Protein C deficiency has been associated with numerous different mutations throughout PROC, with no noted ethnic variation and no significant recurrence of specific mutations (although some recurrence owing to founder effects have been noted in some populations (Reitsma et al., 1991; Kuismanen et al., 2006). To date, over 270 different variants have been listed on the Human Gene Mutation Database (HGMD; http://www.hgmd.cf.ac.uk, The Human Gene Mutation Database at the Institute of Medical Genetics in Cardiff; ed. Millar et al., 2000) and the locus-specific ProCMD protein C mutation database (http://www.itb.cnr.it/procmd/, ProCMD: 3D protein C mutations database). Most individuals with an inherited protein C deficiency will have a mild deficiency with an autosomal dominant pattern of inheritance, associated with heterozygosity for a mutation in the PROC gene. Severe hereditary protein C deficiency is inherited in an autosomal recessive manner and has been associated with homozygosity or compound heterozygosity for the same spectrum of mutations (Millar et al., 2000).
The majority of mutations associated with protein C deficiency (approximately 75%) are because of single base changes resulting in missense or nonsense mutations; however, gross gene deletions and mutations affecting splicing and gene regulation, small insertions and deletions have been reported (http://www.hgmd.cf.ac.uk).
Protein C deficiency may be quantitative (type I) and qualitative (type II) and may be further classified as IIA to IIE, depending on the molecular defect (Marlar, Adcock & Madden, 1990). The majority of cases are type I deficiencies with an equivalent reduction in both protein C antigen and activity. Type II deficiencies are associated with a dysfunctional variant, with reduced activity in relation to antigenic levels (Reitsma et al., 1995), and these variants are more likely to be associated with missense mutations (http://www.itb.cnr.it/procmd/).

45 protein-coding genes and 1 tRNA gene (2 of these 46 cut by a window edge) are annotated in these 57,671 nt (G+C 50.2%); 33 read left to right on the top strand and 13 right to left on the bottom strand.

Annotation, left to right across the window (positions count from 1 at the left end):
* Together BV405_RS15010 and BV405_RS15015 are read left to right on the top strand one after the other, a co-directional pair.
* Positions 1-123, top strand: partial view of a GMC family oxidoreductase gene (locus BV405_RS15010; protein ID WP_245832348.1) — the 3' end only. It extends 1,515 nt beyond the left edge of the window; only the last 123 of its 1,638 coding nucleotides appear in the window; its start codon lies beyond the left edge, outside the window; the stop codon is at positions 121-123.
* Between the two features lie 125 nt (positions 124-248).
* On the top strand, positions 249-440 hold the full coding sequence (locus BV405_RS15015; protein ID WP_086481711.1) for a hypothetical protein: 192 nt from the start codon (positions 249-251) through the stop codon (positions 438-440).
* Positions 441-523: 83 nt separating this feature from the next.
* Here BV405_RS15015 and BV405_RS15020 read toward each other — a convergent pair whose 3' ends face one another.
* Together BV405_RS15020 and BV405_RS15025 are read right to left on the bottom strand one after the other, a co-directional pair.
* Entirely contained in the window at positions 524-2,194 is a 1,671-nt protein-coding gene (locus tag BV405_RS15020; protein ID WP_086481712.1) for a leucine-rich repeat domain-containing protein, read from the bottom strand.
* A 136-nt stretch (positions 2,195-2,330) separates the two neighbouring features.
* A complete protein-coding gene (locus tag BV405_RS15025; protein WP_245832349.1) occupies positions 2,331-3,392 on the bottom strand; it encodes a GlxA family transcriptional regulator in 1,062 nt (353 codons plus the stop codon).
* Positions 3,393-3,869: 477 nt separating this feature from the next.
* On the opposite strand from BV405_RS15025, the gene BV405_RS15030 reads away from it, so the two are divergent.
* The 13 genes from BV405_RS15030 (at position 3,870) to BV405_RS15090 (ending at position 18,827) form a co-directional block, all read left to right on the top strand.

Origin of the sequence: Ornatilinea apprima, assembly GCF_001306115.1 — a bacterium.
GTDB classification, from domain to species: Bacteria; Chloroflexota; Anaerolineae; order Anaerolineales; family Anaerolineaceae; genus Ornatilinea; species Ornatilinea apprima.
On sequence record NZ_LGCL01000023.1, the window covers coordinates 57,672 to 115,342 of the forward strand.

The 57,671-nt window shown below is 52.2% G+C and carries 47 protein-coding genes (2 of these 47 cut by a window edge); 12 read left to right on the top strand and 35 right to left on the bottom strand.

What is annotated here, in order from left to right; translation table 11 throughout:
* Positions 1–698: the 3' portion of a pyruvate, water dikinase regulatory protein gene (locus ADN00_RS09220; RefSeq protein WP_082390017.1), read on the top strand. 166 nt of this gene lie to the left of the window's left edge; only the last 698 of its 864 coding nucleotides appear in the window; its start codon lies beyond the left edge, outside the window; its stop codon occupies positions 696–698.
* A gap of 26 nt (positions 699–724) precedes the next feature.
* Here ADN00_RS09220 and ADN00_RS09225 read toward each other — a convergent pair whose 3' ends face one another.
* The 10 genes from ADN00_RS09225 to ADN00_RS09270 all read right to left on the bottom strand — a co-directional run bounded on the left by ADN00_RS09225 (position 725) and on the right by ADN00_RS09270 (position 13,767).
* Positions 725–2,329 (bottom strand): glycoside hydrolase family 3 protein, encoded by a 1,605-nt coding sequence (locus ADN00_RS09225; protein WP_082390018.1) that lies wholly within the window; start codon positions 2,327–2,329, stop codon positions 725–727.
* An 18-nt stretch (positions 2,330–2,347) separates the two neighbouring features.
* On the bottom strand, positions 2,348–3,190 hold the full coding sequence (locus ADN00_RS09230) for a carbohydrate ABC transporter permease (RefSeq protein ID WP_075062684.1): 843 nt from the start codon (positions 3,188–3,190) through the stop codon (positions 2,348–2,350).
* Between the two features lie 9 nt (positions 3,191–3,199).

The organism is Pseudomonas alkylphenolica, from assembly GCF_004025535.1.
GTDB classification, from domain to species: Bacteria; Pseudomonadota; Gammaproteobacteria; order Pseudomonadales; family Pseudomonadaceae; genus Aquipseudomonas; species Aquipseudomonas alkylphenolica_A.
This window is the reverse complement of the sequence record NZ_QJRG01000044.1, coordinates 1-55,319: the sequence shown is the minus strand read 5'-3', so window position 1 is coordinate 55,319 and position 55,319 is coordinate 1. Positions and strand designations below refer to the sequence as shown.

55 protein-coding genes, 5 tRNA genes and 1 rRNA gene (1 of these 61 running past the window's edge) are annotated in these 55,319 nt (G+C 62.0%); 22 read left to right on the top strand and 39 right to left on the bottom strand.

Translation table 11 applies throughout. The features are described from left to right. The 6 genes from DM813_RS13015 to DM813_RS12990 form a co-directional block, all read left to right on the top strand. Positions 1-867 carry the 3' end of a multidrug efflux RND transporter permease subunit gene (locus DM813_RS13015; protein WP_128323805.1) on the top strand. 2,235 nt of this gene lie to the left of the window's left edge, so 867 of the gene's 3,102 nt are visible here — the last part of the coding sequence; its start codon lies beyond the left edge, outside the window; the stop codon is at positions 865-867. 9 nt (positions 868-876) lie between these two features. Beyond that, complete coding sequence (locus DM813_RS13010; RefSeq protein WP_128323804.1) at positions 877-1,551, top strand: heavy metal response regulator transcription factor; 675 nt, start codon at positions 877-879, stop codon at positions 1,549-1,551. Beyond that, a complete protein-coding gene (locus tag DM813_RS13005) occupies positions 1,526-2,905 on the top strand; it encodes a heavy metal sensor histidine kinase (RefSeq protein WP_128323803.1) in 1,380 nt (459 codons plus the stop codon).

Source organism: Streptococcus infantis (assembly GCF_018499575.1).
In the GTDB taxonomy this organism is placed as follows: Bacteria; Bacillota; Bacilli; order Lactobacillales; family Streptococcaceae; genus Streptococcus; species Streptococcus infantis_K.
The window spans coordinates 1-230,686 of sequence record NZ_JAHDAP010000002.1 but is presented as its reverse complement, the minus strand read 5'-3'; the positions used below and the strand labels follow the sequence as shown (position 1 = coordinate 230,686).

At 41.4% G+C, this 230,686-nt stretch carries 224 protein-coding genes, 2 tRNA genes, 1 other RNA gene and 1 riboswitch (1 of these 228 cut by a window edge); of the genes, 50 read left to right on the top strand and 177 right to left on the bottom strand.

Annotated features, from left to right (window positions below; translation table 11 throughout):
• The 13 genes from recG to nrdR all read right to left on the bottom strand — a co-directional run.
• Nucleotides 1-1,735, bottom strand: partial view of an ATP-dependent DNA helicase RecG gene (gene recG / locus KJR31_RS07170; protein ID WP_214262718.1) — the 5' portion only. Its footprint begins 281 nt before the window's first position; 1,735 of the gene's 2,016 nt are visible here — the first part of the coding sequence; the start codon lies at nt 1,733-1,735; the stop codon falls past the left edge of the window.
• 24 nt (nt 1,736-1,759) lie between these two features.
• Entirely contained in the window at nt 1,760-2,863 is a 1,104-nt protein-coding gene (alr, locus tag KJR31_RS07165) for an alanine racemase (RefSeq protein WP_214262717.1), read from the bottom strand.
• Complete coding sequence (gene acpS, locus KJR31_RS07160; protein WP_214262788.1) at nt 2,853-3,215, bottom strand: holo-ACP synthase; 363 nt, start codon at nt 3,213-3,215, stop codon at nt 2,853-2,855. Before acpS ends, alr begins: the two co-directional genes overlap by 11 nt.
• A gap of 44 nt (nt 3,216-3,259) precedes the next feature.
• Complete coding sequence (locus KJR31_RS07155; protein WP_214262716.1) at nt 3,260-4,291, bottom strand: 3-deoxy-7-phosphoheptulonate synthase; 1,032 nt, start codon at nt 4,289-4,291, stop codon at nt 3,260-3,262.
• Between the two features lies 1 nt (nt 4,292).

The prevalence of mild (heterozygous) protein C deficiency in the general population is estimated at 1/200-500 (Tait et al., 1995), and this has been associated with a mild increase risk of venous thrombosis (Dahlback, 2008; Goldenberg & Manco-Johnson, 2008). Only a small proportion of these individuals have a clinical significant disorder, which may be associated with co-inheritance of additional thrombotic risk factors, such as the factor V Leiden variant (Koeleman et al., 1994; Dahlback, 2008; Goldenberg & Manco-Johnson, 2008). Plasma protein C activity level has not been found to be a good prognostic indicator of clinical severity of the disorder (Henkens et al., 1993). In addition, there is little evidence to support the association of specific mutations with clinical outcome as genetic analysis of individuals/families with clinically significant or asymptomatic protein C deficiency has identified the same spectrum of PROC mutations (Millar et al., 2000).
Although several PROC promoter polymorphisms have been identified, which influence protein C level variability (Spek et al., 1995; Millar et al., 2000), they do not appear to influence clinical severity in protein C deficiency (Millar et al., 2000). The possibility of regions outside of the PROC gene that may affect protein C levels has been explored by genome-wide screening. (Buil et al., 2004).